Format

Send to

Choose Destination
Nat Neurosci. 2014 May;17(5):647-51. doi: 10.1038/nn.3693. Epub 2014 Apr 25.

More than a rhythm of life: breathing as a binder of orofacial sensation.

Author information

1
1] Department of Physics, University of California, San Diego, La Jolla, California, USA. [2] Section of Neurobiology, University of California, San Diego, La Jolla, California, USA.
2
Department of Psychiatry and Neuroscience, Centre de Recherche Université Laval Robert-Giffard, Québec City, Québec, Canada.
3
Department of Neurobiology, Duke University Medical Center, Durham, North Carolina, USA.
4
Department of Physics, University of California, San Diego, La Jolla, California, USA.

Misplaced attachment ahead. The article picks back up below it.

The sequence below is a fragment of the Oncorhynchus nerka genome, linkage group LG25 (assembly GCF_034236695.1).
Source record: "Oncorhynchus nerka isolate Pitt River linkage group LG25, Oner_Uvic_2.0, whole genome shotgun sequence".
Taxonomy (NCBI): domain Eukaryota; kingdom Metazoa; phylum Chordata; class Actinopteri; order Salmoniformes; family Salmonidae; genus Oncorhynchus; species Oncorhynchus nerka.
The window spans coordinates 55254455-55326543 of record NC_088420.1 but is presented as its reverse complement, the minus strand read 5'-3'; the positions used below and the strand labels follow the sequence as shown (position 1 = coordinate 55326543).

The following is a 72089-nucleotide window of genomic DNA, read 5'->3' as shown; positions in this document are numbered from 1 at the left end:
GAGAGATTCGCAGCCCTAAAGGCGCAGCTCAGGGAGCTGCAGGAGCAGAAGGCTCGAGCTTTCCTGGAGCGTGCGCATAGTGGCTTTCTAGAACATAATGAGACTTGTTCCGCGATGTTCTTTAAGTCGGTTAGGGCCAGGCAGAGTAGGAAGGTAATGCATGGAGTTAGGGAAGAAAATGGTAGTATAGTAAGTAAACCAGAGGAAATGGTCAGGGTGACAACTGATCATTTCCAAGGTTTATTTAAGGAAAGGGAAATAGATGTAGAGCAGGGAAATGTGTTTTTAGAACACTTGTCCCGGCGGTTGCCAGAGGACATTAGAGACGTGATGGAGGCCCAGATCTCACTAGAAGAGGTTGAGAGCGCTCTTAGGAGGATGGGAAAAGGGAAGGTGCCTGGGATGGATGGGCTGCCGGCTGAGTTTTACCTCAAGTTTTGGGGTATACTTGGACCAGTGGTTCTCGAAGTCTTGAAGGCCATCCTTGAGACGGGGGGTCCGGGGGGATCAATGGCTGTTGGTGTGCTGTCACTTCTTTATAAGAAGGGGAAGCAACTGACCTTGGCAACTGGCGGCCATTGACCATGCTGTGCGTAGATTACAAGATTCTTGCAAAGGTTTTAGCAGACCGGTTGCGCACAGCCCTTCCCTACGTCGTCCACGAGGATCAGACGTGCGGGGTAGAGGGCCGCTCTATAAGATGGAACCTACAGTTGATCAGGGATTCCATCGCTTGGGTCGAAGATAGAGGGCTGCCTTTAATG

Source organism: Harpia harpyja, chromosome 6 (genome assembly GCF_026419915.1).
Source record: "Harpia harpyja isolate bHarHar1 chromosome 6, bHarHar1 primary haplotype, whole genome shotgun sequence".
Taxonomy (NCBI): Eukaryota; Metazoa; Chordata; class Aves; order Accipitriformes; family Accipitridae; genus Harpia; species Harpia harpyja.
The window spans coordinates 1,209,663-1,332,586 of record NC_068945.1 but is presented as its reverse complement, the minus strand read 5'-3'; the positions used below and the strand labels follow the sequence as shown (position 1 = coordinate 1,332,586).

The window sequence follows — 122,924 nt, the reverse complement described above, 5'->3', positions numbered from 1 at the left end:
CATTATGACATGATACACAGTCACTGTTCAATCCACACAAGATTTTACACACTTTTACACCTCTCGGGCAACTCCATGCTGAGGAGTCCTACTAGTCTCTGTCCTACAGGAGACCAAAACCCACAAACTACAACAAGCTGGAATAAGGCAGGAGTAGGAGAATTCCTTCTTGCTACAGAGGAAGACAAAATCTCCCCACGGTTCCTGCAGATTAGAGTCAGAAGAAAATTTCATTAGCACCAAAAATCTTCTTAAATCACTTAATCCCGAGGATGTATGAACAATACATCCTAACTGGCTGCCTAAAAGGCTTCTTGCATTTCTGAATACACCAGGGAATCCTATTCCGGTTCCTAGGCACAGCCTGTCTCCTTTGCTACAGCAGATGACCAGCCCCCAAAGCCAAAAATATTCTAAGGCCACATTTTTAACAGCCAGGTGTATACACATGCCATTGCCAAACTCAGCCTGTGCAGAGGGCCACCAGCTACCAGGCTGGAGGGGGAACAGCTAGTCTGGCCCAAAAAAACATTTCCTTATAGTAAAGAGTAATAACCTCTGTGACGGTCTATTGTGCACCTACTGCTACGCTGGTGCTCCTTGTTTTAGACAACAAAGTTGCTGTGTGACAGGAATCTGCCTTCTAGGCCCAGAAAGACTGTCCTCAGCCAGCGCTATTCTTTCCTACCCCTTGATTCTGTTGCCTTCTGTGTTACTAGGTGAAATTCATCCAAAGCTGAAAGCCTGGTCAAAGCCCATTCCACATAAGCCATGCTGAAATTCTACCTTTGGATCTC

Abstract

When rodents engage in the exploration of novel stimuli, breathing occurs at an accelerated rate that is synchronous with whisking. We review the recently observed relationships between breathing and the sensations of smell and vibrissa-based touch. We consider the hypothesis that the breathing rhythm serves not only as a motor drive signal, but also as a common clock that binds these two senses into a common percept. This possibility may be extended to include taste through the coordination of licking with breathing. Here we evaluate the status of experimental evidence that pertains to this hypothesis.

PMID:
24762718
PMCID:
PMC4140942
DOI:
10.1038/nn.3693
[Indexed for MEDLINE]
Free PMC Article

Supplemental Content

Full text links

Icon for Nature Publishing Group Icon for PubMed Central
Loading ...
Support Center